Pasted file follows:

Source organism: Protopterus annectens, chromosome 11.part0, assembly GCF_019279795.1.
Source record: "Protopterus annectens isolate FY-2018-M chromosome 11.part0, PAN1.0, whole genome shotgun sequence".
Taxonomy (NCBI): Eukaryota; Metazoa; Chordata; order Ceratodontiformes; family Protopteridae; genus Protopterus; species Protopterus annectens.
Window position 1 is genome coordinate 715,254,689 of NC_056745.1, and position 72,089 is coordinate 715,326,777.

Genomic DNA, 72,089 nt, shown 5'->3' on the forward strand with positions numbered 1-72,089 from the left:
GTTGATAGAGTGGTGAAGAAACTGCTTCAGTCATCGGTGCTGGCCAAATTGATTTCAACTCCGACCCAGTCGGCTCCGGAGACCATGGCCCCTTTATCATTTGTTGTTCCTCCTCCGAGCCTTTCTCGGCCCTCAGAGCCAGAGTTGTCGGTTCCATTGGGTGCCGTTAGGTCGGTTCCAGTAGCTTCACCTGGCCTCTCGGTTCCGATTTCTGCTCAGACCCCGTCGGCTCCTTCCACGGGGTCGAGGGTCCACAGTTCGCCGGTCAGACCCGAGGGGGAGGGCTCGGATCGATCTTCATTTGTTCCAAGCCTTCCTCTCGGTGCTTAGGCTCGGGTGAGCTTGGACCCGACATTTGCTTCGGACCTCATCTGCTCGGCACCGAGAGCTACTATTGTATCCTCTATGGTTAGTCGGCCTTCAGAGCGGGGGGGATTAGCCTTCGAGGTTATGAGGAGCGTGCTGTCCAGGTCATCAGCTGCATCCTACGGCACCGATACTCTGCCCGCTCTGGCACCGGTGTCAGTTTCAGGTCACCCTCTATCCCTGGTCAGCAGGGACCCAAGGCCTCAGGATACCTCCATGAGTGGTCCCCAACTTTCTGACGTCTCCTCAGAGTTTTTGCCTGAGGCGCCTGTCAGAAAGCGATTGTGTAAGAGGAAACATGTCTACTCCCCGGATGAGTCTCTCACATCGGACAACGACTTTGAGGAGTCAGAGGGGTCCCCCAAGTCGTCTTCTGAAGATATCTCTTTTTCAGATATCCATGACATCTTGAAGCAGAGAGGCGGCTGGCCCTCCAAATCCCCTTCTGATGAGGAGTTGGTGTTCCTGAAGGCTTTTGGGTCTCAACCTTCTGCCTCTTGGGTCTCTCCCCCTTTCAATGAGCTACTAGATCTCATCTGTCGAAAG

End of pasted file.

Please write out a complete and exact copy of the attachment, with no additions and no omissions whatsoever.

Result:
Source organism: Protopterus annectens, chromosome 11.part0, assembly GCF_019279795.1.
Source record: "Protopterus annectens isolate FY-2018-M chromosome 11.part0, PAN1.0, whole genome shotgun sequence".
Taxonomy (NCBI): Eukaryota; Metazoa; Chordata; order Ceratodontiformes; family Protopteridae; genus Protopterus; species Protopterus annectens.
Window position 1 is genome coordinate 715,254,689 of NC_056745.1, and position 72,089 is coordinate 715,326,777.

Genomic DNA, 72,089 nt, shown 5'->3' on the forward strand with positions numbered 1-72,089 from the left:
GTTGATAGAGTGGTGAAGAAACTGCTTCAGTCATCGGTGCTGGCCAAATTGATTTCAACTCCGACCCAGTCGGCTCCGGAGACCATGGCCCCTTTATCATTTGTTGTTCCTCCTCCGAGCCTTTCTCGGCCCTCAGAGCCAGAGTTGTCGGTTCCATTGGGTGCCGTTAGGTCGGTTCCAGTAGCTTCACCTGGCCTCTCGGTTCCGATTTCTGCTCAGACCCCGTCGGCTCCTTCCACGGGGTCGAGGGTCCACAGTTCGCCGGTCAGACCCGAGGGGGAGGGCTCGGATCGATCTTCATTTGTTCCAAGCCTTCCTCTCGGTGCTTAGGCTCGGGTGAGCTTGGACCCGACATTTGCTTCGGACCTCATCTGCTCGGCACCGAGAGCTACTATTGTATCCTCTATGGTTAGTCGGCCTTCAGAGCGGGGGGGATTAGCCTTCGAGGTTATGAGGAGCGTGCTGTCCAGGTCATCAGCTGCATCCTACGGCACCGATACTCTGCCCGCTCTGGCACCGGTGTCAGTTTCAGGTCACCCTCTATCCCTGGTCAGCAGGGACCCAAGGCCTCAGGATACCTCCATGAGTGGTCCCCAACTTTCTGACGTCTCCTCAGAGTTTTTGCCTGAGGCGCCTGTCAGAAAGCGATTGTGTAAGAGGAAACATGTCTACTCCCCGGATGAGTCTCTCACATCGGACAACGACTTTGAGGAGTCAGAGGGGTCCCCCAAGTCGTCTTCTGAAGATATCTCTTTTTCAGATATCCATGACATCTTGAAGCAGAGAGGCGGCTGGCCCTCCAAATCCCCTTCTGATGAGGAGTTGGTGTTCCTGAAGGCTTTTGGGTCTCAACCTTCTGCCTCTTGGGTCTCTCCCCCTTTCAATGAGCTACTAGATCTCATCTGTCGAAAG